Begging ban push from Swedish opposition
The Local · 30 Apr 2015, 12:10
Published: 30 Apr 2015 08:23 GMT+02:00
Updated: 30 Apr 2015 12:10 GMT+02:00
Sweden has seen a surge in begging in recent years, with a study this week suggesting that around 4,000 vulnerable EU migrants are now living in the Nordic nation, with many of them asking for money on the streets.
In a debate article published in Swedish newspaper Dagens Nyheter, two senior politicians from Sweden’s largest opposition party, the Moderates have called for a ban on organized begging, as part of efforts to stop ringleaders making money from other migrants.
“The Moderates do not want to prohibit individuals from begging but we cannot accept comprehensive and organized begging in the country," Moderate party secretary Tomas Tobé and former Minister of Justice Beatrice Ask wrote.
Their article does not clearly define what exactly counts as "organized" begging, but the authors refer to a report presented by the County Administrative Board in Stockholm last year, which estimated that between 300 and 500 people were suspected of managing the begging of others. This was based on information sourced from police, municipalities and charities.
"The number of beggars and the extensive distribution across the country suggests…organized and structured activities,” read the article.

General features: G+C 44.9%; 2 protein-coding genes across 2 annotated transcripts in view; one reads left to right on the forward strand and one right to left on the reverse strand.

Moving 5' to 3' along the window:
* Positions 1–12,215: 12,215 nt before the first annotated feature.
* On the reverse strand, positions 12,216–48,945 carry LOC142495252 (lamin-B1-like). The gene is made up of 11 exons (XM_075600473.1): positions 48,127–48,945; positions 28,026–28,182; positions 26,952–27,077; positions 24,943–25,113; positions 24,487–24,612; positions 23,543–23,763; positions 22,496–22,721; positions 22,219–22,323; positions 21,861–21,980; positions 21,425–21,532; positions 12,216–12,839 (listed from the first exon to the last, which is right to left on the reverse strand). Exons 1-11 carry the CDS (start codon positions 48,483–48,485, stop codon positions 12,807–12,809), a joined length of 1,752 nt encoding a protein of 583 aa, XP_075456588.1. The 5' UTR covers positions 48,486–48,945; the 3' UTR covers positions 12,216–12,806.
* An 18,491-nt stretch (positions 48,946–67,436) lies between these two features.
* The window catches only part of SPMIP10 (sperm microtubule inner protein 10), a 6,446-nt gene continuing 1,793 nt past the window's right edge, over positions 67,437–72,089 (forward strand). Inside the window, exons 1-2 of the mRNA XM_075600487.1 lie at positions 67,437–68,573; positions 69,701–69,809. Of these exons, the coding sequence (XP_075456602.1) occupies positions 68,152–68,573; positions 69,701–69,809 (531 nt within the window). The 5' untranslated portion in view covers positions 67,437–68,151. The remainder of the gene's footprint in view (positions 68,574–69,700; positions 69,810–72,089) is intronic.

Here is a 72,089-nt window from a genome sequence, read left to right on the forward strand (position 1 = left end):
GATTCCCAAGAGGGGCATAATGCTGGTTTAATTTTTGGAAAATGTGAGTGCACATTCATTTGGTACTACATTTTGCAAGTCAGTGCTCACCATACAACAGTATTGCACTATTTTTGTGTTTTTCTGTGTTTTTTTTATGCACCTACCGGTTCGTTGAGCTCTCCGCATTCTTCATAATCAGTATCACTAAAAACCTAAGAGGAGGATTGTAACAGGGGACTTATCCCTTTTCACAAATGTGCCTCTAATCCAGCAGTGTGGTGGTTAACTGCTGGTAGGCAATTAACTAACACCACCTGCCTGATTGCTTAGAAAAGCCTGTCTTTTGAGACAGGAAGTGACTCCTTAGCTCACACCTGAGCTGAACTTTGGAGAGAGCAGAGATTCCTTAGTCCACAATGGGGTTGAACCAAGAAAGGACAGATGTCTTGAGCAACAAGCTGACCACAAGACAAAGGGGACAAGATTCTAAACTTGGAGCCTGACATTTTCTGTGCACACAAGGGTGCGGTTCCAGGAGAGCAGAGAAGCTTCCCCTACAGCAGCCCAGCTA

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The debate piece states that most of the beggars come from other EU nations such as Romania and Bulgaria and therefore have the right to live in Sweden under laws on freedom of movement.
But the authors argue that "freedom is not absolute” and that in some cases it should be restricted on the grounds of public order, security or health.
They also call for a review of Swedish laws that currently allow legal camping almost anywhere.
The article has already provoked a strong debate on social media, with critics arguing that begging is a symptom of poverty and discrimination and calling for politicians to do more to tackle its root causes instead.
But a recent survey by Swedish newspaper Aftonbladet suggested that one in two Swedes was currently in favour of some kind of begging ban.
Martin Valfridsson, who recently became Sweden’s debut national coordinator for vulnerable EU citizens, has been meeting municipalities and charities around the country as part of his efforts to better coordinate cooperation between the different groups that are currently providing aid and assistance to poor EU migrants.
Sweden and Romania have also promised to work more closely together to help vulnerable EU migrants living in both nations.